Staying Happy and Safe on the Slopes
While it may not be the first thing on your mind when you hit the slopes, there is a clear etiquette regarding skiing. Most practiced skiers adhere to it without even noticing. One of our interns, Cassie, is a passionate skier. She combined her love of skiing and her knowledge of etiquette to bring us this insightful look at best practices for being polite on the slopes. She’s highlighted advice from experts and provided some of her own tips for staying happy and safe on the slopes.
The Golden Rule
My dad’s number one rule for life in general certainly applies to skiing as well: Be aware of your surroundings! Knowing where you are and who you’re around will help you through just about any situation on the mountain.
1. The skier in front has the right of way. This rule is often one of the hardest to adhere to and understand. Though you may be in control while the person in front of you is skiing erratically, it is your responsibility as the skier in back to react to what happens in front of you. In the case of a collision, no matter who cut who off, the skier in back is always the responsible party.
2. Help others who need it. Everyone has a “yard sale” now or then…skis everywhere, poles 50 yards up the trail, and it always seems like you’ve swallowed more snow than you thought possible. If you’re a passer-by, assess the debris field and help. It’s always nice lend a hand so the downed skiier doesn’t have to hike back up to retrieve their gear.
3. No skiing on closed trails. This is never okay—always respect trail restrictions and other official instructions. Trails are closed for a reason, and cutting a trail will most likely lead to finding yourself in a spot that isn’t fit for skiing, putting you, and anyone fixing the trail, at risk. It can also result in your ticket or season pass being taken away. If skiing in the west, mind the ski area boundaries—cliffs, avalanches, and other not-so-fun features may lurk on the other side. If skiing in the east, there’s a good chance the trail that is closed hasn’t had snow made on it yet, or it may just be a bad day to ski it. It’s unlikely the mountain is withholding great skiing from you, at least not without excellent reason! The ropes are put up for skier’s safety and to maintain trails, so please, stay within them. Stay “on piste” (read: on trail)!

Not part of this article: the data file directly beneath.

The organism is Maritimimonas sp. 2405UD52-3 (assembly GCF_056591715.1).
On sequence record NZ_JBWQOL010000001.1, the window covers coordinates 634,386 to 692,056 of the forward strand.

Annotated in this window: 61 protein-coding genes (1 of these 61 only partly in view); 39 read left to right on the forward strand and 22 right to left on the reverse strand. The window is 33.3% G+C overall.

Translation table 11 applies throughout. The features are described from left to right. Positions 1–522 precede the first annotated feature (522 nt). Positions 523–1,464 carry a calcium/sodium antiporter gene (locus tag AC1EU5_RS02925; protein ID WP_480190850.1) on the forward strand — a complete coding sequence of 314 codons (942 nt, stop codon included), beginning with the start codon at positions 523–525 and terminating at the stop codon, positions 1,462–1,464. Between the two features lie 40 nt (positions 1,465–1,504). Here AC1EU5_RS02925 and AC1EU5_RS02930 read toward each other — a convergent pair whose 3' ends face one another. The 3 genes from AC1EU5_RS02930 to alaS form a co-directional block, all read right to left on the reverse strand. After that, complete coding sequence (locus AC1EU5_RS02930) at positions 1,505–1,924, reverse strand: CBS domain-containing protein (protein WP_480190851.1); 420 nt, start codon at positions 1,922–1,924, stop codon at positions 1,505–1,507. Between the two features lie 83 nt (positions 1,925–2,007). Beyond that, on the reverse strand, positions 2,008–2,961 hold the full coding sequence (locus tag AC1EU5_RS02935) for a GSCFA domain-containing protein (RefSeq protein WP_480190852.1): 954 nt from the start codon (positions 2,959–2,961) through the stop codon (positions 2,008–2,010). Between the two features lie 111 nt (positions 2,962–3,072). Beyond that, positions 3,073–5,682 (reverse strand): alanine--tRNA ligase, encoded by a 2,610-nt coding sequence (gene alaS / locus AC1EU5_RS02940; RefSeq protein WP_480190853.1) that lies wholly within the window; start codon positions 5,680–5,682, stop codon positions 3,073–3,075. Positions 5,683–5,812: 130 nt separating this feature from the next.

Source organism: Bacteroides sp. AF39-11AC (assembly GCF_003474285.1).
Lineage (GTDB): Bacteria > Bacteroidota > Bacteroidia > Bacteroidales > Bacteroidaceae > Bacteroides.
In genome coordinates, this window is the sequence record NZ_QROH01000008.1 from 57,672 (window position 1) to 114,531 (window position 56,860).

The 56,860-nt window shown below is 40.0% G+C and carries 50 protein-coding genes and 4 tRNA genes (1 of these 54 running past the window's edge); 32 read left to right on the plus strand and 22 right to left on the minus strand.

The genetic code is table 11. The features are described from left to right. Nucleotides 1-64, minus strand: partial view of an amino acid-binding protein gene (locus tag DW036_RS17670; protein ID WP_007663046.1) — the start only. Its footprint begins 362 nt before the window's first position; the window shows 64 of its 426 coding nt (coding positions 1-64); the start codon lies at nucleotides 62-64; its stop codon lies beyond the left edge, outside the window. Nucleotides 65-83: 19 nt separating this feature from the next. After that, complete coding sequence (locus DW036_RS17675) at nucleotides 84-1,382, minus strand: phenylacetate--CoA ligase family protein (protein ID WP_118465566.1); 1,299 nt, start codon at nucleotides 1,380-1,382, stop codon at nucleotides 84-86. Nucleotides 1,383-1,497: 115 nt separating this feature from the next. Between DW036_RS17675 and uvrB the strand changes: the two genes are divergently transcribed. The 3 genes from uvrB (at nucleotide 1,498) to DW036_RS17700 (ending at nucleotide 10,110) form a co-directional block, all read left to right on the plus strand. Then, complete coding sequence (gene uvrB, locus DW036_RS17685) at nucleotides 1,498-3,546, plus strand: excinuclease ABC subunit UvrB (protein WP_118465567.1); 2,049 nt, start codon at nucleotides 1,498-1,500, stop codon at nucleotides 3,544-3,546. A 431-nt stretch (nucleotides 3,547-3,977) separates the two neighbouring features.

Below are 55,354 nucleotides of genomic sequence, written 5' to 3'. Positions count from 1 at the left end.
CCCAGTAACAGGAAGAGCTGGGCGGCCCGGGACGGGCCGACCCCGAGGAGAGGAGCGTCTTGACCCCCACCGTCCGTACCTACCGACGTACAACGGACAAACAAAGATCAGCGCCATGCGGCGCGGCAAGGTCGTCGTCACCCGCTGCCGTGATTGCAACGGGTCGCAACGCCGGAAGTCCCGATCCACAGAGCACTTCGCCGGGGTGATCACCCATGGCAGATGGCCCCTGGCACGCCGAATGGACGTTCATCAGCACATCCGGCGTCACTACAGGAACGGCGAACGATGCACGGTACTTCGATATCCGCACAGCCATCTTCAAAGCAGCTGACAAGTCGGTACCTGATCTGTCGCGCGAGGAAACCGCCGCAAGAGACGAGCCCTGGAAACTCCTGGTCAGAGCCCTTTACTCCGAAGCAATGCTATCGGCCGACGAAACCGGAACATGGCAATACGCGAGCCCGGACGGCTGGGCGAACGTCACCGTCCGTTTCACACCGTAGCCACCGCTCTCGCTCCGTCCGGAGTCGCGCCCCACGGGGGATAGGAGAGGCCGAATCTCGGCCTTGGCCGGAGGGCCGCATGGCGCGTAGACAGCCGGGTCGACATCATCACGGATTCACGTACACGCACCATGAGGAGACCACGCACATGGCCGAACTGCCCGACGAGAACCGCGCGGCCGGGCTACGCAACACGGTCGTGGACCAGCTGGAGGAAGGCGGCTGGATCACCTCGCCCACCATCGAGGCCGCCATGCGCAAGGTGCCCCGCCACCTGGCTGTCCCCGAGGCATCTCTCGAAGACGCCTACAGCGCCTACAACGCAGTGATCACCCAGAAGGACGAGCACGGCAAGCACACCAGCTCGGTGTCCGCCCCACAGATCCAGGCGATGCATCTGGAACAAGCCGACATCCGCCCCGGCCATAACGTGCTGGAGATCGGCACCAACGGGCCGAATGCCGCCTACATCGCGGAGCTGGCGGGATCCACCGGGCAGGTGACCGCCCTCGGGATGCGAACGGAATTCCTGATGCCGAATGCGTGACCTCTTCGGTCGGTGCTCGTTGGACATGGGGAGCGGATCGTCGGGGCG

4. Lift line cutting. Line cutting anywhere is just plain ol’ bad manners. Everyone wants to ski, but we all have to wait at some point. Be patient and your turn will come!
5. Speed control. The experts at www.skiing.com say, “If you want to ski fast, make sure you do it in control and use common sense to judge the situation—is a crowded beginner trail really the right place to test how well your new skis handle speed? There is a time and a place for skiing fast, and the best place might be a NASTAR course or your ski resort’s designated trails.” If you’re looking to find a race course, make sure it’s designated for the public. Jumping into any race course you see could end badly when the racer just up the hill comes flying around the bend. Remember the golden rule—be aware of where you are and what’s around you. It’s fine to let your skis rip, but make sure you’re in the best place for it.
6. Be aware of lessons. Everyone was a new skier once. It’s tough enough to learn a new sport, but it’s especially hard when people go whizzing by you. Most lessons are in a slow ski zone, but it’s still smart to be aware of who’s around before you let your skis run—that golden rule again!
7. Share the trail! When a trail gets busy it can be tough to anticipate where people are headed. The best thing you can do is to put the brakes on a bit, pay extra attention to others, and hope that the people around you are doing the same.
8. Lunchtime. The same goes for lunchtime and getting dressed. On a busy day or weekend the lodge can be a crazy place. Often there’s not much room to breathe let alone eat or take your boots on or off. So if you have extra space at your table, share it! Who knows, you may meet a new friend!
9. Chairlift and gondola etiquette. Everyone’s had one…the awkward gondola ride. Though you can’t control the others around you, the best way to have a friendly ride is just to be polite yourself and hope the other riders follow suit. Nothing is more awkward than trying to ignore the other people riding with you, so give them a hello or some sort of acknowledgment as you get in. Your ride will be more enjoyable and they might even give you tips on where to ski. The biggest no-no for gondola and chairlift rides is smoking! Be courteous: In that small a space no one wants to breathe in cigarette smoke. One more helpful tip: Warn the other riders before you put the bar down on the chairlift. No one wants to get hit in the head!
And a ski bum’s #1 rule:
No friends on a powder day!